Game one played out nearly identical to the pick and ban phase. WE stomped early, with Spirit aiding Aluka in getting their team a first blood advantage, and Xiye solo killing kurO in the mid lane. Securing objectives and kills, WE seemed to be poised for the game one upset. Spirit showed his mechanical prowess with a catch on kurO in the midlane, emulating the infamous Insec kick. After securing the mid tower, the teams reset and look towards the dragon pit. An untimely back by WE gave GE the time to get into position to contest dragon. In doing so, GE found an opportunity to fight WE. Although the skirmish ended without any deaths on either side, GE came out on top, burning a few WE ultimates (Maokais and Thresh’s) as well as inflicting some noticeable damage onto Spirit’s Lee sin and YuZhe’s Thresh. Securing dragon, GE looked to move bot lane and pressure the tower there. At this point in the game, WE still retained a gold lead of 2.8k, and planned to pressure the map with their pick and push comp. However they were met with the notorious GE mid game power-spike. Facing off in the bot lane, WE’s YuzHe lands a hook onto Smeb, who in retaliation fires off his ultimate, setting up GE’s Pray for a kill on Spirit, and securing a kill himself. WE’s misfortune does not stop there however, as their outnumbered and mis-positioned team looks for an opportunity to fight what was effectively a 2/3v5. As expected, GE tigers pounced onto the opportunity, sank their teeth into WE’s throats, and never let go. The methodical play continued to crush the unorganized stars of WE, ending in a victory for the world-renowned team.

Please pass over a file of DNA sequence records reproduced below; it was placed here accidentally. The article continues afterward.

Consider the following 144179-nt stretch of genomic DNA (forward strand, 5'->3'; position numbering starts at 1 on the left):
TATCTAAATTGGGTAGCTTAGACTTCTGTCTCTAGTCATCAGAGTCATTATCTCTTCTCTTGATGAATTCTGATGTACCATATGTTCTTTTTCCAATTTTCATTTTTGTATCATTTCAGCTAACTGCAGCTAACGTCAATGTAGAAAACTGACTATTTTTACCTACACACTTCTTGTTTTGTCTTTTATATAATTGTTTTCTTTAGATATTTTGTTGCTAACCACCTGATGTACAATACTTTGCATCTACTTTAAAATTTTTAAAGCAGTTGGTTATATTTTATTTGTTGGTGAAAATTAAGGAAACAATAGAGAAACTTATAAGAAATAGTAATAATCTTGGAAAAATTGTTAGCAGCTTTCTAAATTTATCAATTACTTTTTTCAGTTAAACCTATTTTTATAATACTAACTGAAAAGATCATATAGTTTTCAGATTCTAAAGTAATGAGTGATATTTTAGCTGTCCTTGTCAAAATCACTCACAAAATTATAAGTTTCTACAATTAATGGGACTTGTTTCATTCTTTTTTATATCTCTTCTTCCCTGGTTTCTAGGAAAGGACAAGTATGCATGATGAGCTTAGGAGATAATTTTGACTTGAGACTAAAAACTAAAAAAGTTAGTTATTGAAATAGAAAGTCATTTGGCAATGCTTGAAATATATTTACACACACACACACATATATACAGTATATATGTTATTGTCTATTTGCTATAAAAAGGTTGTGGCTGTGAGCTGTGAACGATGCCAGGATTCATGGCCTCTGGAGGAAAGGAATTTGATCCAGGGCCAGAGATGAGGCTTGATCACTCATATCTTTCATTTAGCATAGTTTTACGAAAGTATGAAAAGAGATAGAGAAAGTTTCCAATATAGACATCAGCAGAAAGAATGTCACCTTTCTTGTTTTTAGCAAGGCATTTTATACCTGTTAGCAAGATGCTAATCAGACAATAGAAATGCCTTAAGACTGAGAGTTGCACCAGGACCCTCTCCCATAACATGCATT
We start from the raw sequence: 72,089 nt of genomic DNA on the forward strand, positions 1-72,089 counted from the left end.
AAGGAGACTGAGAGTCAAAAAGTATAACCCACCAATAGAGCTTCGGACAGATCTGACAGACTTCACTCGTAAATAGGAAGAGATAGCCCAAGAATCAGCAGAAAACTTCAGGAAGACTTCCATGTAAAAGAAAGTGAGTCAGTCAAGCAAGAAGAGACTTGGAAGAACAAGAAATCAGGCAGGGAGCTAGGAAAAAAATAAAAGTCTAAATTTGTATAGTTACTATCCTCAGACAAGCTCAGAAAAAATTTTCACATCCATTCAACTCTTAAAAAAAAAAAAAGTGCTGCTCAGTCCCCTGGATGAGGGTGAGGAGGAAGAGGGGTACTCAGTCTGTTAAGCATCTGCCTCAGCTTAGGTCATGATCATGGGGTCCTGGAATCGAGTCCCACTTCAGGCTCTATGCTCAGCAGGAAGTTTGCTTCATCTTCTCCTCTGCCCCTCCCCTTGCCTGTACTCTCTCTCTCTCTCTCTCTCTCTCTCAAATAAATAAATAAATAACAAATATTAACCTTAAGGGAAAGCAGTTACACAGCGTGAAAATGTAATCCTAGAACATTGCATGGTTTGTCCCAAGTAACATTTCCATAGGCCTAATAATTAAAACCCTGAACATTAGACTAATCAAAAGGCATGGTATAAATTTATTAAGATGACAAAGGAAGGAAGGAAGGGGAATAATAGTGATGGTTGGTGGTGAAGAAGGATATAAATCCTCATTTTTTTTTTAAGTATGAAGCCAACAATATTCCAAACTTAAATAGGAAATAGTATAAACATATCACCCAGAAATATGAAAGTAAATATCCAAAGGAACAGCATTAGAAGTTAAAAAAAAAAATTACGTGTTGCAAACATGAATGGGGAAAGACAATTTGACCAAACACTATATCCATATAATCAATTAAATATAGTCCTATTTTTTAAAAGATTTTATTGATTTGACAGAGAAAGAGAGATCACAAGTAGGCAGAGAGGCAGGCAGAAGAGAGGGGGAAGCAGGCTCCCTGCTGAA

Act Two: The Beginning of the End